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Church Sound: Don’t Panic! Basic Troubleshooting Tips For Your System

Tried-and-true methods almost always find the problem with less effort and time...

By Al Keltz November 14, 2014

Murphy’s Audio Law #10: “The probability of having sound system failure is inversely proportional to the amount of time remaining until the performance.”

We’ve all experienced it—something in our system not working properly or not working at all, and too often, it happens just before the start of a performance.

Although the first instinct might be to take a “shotgun” approach and start checking plugs, connections, cables, etc., in a random fashion (i.e., “panic”), a tried-and-true troubleshooting method will almost always find the problem with less effort and in a shorter amount of time.

The most basic troubleshooting technique (after “Is it plugged in?”) is the “divide and conquer” method. This involves identifying the good parts of the system as well as figuring out which parts have failed. Not only can these working sections be eliminated as the cause of the problem, but they can also be used to test other parts of the system.

For example, a microphone channel on the console is dead, while others are operating properly. The good news here is that you can use one of the working channels to isolate the problem.

First, unplug an input connector from a working channel on the console and plug it into the dead channel. If the bad channel on the console now works, the problem must exist before the console, back toward the mic. If it’s still dead, the problem has to be after that channel’s input (bad channel, dirty insert jack, wrong assignment, etc.). Either way, about half of the system is eliminated.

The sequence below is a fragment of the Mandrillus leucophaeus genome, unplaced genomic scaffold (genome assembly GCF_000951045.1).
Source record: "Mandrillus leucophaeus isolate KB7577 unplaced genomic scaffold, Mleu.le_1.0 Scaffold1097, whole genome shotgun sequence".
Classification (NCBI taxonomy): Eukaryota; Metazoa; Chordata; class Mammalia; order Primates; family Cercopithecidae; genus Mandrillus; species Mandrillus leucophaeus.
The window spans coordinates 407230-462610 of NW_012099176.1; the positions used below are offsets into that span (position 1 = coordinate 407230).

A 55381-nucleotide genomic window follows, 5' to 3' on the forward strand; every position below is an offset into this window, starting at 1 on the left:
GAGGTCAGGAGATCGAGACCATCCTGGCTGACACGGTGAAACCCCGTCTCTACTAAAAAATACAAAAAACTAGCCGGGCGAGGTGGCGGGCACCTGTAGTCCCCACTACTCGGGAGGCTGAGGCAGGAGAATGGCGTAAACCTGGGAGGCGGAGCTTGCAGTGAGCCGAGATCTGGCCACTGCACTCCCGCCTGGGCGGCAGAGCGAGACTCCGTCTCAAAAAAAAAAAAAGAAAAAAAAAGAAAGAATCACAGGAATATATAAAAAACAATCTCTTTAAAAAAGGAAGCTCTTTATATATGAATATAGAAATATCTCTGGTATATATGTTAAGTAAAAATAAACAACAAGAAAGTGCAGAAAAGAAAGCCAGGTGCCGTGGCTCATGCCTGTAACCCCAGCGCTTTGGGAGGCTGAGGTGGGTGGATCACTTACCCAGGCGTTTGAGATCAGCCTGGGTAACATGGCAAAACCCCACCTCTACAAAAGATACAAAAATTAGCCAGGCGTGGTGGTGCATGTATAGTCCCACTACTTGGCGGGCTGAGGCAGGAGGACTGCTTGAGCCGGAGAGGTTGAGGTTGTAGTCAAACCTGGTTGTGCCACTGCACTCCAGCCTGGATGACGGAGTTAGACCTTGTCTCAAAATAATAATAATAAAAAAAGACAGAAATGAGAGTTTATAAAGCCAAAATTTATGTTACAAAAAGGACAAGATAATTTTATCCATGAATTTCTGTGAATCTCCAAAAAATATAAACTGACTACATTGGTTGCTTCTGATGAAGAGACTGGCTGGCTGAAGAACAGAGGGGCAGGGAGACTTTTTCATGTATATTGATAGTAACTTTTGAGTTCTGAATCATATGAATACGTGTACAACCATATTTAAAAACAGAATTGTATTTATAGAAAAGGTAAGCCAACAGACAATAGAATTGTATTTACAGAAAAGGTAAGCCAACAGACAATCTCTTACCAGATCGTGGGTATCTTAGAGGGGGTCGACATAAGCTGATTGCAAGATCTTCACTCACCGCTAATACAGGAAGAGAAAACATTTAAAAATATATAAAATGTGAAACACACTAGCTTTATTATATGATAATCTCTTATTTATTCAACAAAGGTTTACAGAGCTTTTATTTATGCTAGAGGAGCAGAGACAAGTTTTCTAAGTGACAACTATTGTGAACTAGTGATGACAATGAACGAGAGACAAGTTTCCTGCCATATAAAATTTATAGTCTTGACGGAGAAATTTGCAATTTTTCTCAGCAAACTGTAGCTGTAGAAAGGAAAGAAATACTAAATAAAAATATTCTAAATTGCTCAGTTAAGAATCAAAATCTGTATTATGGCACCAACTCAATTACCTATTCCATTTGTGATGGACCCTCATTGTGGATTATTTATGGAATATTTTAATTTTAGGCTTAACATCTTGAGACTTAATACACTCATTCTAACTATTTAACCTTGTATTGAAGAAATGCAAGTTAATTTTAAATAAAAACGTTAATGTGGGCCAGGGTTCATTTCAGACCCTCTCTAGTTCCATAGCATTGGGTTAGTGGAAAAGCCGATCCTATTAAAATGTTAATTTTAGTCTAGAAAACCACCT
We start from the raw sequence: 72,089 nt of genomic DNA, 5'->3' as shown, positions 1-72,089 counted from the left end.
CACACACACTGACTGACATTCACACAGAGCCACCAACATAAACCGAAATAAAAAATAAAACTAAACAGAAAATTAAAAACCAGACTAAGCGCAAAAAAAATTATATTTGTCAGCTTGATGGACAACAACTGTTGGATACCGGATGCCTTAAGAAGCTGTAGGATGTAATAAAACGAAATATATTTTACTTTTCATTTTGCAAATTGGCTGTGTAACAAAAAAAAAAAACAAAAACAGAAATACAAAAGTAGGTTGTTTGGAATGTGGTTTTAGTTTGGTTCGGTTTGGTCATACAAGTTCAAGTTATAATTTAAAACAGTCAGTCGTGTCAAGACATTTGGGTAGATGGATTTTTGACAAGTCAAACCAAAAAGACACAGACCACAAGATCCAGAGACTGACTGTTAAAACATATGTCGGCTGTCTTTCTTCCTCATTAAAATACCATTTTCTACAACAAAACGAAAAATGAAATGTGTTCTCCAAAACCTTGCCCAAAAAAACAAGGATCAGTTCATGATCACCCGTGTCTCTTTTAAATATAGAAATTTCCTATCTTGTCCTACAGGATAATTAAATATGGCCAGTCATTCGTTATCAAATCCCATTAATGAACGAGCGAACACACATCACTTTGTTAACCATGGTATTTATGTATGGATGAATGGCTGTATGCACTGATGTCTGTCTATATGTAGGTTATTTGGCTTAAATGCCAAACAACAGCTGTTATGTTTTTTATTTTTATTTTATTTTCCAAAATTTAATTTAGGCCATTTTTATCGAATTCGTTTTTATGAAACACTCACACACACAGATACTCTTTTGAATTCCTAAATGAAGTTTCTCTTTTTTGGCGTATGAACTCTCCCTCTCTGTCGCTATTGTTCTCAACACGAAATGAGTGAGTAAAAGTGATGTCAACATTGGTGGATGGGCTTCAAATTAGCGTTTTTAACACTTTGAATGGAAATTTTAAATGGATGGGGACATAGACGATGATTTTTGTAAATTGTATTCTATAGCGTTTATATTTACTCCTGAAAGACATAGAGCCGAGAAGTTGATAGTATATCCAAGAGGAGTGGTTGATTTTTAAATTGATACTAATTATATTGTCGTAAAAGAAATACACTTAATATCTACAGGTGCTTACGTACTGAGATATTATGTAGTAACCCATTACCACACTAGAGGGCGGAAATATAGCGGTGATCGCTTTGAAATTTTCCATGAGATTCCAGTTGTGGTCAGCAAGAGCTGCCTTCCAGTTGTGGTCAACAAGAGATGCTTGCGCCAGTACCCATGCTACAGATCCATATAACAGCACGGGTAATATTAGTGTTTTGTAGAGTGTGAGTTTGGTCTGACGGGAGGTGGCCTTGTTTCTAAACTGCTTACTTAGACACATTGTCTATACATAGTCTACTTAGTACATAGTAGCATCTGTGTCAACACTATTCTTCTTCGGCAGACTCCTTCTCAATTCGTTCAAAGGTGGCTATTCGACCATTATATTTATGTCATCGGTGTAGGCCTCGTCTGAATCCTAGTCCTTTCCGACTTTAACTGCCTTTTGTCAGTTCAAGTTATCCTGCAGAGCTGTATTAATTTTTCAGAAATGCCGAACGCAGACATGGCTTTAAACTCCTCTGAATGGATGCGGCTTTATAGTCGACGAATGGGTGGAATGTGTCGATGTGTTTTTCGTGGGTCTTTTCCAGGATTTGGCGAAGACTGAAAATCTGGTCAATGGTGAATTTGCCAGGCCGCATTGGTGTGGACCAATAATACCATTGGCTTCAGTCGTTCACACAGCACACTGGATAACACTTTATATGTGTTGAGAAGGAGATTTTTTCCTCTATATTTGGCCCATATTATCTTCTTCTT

Let’s assume the first condition above—the console is OK. The remaining part of the system can be divided in half again by doing same thing at the stage end of the cabling. That is, after switching the cables back to where they were on the console, plug a cable from a known working microphone into the offending channel on the stage box.

If the channel stays dead, the problem has to be in the snake. But if the channel comes to life, the snake is eliminated and the problem must be between the stage box and the mic (the cable and/or the mic itself). In this case, substituting either the mic cable or the mic will identify the problem.

How about if a power amplifier is not responding? Take the input cable from another amp that is working—just be sure it is handling the same frequency range if its a bi-amp or tri-amp situation. In other words, DON’T TAKE A BASS FREQUENCY line and plug it in to the offending amp that’s feeding compression drivers/horns!

If it starts working, put things back and move back toward the console—maybe to the crossover. Try reversing the left and right signals starting at the console and moving toward the amps. When the problem switches from one side to the other, you’ve found the problem point in the line.

Again, the tendency—especially under pressure—is to start substituting cables or wiggling connections in a random manner. Although you might just get lucky and hit on the defective component, it’s very easy to put yourself into an endless circle, trying this and that, without really getting a handle on where the problem lies. This is especially true if a section has more than one defective component.

Practice an organized troubleshooting method and you’ll “divide and conquer” your problem every time.

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